PureTech's video game for ADHD gets big Series D financing; Day One increases term sheet ahead of expected IPO
The maker of the first prescription video game treatment announced it received $110 million in Series D financing Wednesday.
Akili’s EndeavorRx is an FDA-approved video game to improve attention function in children with ADHD. The game is designed to target attentional control systems in the brain and present sensory and motor challenges to activate the nervous systems.
The company was founded by PureTech, the Boston-based biotherapeutics company.
The financing round brings Akili’s total funding to $230 million so far, and will allow the company to further its prescription digital therapeutics that target cognitive disorders. It also received a $50 million credit from Silicon Valley Bank. Neuberger Berman Funds led the financing round, and were joined by Polaris Partners, Mirae Assets, Shionogi & Company and Dave Baszucki, among others.
“Our $160M financing announced today is another significant step in delivering on Akili’s mission to reinvent medicine,” CFO Santosh Shanbhag said in the release. “It will enable us to bring EndeavorRx to as many appropriate patients as possible, advance our core technology, expand our global footprint, and fund research across a wide range of cognitive impairments.”
In April, PureTech announced that they’re using a 200-year-old discovery into a new approach to treat Alzheimer’s disease. Already public in London, Puretech rang the Nasdaq opening bell in January, in celebration of its IPO. — Josh Sullivan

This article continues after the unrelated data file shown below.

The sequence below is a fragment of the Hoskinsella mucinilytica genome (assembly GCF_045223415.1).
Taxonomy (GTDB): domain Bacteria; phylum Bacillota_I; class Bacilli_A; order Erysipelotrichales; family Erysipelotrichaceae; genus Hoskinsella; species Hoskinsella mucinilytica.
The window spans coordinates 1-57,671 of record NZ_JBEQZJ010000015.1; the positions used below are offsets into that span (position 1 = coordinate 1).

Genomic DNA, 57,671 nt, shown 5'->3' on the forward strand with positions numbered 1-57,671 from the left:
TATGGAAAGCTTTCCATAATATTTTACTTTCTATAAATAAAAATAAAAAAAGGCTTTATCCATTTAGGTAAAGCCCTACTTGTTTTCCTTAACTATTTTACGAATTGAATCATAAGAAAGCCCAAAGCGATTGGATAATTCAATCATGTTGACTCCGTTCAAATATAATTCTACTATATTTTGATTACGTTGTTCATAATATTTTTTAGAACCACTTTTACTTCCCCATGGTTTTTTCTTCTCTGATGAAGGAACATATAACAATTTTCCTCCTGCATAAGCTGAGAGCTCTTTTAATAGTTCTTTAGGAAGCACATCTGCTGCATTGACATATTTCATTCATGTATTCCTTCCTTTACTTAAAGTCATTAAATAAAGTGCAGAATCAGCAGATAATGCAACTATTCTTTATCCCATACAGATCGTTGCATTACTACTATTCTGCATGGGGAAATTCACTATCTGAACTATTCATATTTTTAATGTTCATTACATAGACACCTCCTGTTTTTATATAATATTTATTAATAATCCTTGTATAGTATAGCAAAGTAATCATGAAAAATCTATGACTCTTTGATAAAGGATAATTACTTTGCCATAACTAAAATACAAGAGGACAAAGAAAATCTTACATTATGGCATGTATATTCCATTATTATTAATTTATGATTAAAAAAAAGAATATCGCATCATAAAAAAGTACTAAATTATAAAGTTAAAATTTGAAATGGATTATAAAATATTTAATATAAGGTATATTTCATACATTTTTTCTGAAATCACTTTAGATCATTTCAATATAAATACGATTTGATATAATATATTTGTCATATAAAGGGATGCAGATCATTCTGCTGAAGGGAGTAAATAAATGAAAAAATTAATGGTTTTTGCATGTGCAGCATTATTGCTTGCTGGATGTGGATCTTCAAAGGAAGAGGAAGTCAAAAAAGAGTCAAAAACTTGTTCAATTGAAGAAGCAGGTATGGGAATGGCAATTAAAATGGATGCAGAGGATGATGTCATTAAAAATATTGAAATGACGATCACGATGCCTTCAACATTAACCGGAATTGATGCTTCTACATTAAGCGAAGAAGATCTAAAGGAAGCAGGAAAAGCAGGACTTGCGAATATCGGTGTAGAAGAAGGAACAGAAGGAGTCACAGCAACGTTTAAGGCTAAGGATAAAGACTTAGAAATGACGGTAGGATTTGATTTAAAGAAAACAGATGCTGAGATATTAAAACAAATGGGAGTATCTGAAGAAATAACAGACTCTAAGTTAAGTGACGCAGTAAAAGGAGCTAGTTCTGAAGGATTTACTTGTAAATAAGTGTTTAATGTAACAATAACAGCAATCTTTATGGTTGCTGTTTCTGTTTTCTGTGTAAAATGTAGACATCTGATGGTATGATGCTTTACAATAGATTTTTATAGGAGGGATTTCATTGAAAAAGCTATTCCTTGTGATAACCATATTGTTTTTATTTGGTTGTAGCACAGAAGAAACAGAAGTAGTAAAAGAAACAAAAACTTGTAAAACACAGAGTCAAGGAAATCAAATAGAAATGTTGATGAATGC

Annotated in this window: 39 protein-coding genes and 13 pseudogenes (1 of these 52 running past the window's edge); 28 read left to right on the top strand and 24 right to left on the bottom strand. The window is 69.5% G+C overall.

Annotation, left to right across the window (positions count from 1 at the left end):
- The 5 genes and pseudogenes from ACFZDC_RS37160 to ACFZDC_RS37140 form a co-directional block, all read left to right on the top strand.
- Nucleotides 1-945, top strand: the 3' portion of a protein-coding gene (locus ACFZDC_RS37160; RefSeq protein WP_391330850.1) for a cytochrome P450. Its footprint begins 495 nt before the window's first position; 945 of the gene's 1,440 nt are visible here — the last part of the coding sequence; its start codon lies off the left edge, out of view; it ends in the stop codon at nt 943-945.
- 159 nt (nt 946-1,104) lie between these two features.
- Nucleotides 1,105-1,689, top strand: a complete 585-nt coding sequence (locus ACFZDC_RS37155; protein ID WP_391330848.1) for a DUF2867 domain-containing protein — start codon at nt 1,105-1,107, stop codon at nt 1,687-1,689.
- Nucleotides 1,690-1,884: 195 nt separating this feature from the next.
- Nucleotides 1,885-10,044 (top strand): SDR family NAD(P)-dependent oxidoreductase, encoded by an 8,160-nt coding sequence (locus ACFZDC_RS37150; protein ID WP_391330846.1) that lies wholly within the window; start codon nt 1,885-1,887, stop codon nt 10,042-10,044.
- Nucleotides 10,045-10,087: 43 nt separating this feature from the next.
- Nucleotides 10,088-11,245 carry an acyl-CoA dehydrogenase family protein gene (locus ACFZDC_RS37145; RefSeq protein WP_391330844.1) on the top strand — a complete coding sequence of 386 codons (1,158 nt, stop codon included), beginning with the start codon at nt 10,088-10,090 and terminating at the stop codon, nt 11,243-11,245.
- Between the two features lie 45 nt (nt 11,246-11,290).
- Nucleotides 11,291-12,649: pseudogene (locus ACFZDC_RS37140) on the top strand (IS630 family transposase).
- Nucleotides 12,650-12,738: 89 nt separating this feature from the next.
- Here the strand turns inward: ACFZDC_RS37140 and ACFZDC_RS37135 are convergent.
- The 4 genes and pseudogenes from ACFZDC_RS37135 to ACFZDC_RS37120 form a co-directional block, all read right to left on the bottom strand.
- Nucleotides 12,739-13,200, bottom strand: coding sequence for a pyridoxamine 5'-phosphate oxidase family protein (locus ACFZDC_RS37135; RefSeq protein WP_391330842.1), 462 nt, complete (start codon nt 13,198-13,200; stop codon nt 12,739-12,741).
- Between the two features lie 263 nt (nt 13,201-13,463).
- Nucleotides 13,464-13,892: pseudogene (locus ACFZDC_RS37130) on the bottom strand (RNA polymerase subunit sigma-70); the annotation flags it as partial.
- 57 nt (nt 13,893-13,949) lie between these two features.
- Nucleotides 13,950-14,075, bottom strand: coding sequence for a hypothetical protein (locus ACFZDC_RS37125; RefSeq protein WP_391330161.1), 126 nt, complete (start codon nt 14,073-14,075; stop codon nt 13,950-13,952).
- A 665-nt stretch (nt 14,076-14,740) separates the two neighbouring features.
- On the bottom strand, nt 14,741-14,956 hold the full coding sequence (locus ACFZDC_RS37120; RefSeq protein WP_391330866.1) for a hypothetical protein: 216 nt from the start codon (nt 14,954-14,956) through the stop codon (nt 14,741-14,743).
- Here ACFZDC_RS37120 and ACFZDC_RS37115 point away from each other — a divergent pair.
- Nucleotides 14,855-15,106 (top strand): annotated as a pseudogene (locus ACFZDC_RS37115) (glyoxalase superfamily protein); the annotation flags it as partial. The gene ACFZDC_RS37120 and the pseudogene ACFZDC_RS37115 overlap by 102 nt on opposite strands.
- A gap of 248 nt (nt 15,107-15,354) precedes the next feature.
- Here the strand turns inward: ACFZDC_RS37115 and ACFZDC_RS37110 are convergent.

Day One increases term sheet ahead of expected IPO
Ahead of an expected IPO pricing Wednesday evening, pediatric cancer biotech Day One has increased the number of shares offered.
Day One plans to offer 10 million shares between $14 and $16 apiece with an estimated raise of $150 million, up from 8.4 million shares at the same range, according to Renaissance Capital. That’s an increase of 19% with less than 24 hours to go for the biotech’s Nasdaq debut.
Day One’s mission revolves around the gap it says exists between adult cancer drugs and the pediatric space, arguing pharma has left this field behind. Their lead program is a former Takeda program called DAY101, an oral pan-RAF inhibitor that can cross the blood-brain barrier and block mutations in gliomas.
Researchers are targeting an indication to treat pediatric low-grade gliomas, the most common form of brain tumors in children. Day One plans to list under the ticker $DAWN. — Max Gelman
AstraZeneca announces bond sale to help with Alexion purchase
AstraZeneca will sell $7 billion in bonds to help fund its acquisition of Alexion Pharmaceuticals, the company announced Wednesday.
The pharma company will buy the Boston-based biotech for a deal worth $39 billion in a deal that was announced in December. British regulators are investigating the deal over competition concerns, and will be done by July 21, they said.
The FTC has already approved the deal. Another 9 countries, including Brazil and Canada, have all approved the deal as well. More than 99% of shareholders at both companies voted in favor of the deal in separate meetings earlier in May. — Josh Sullivan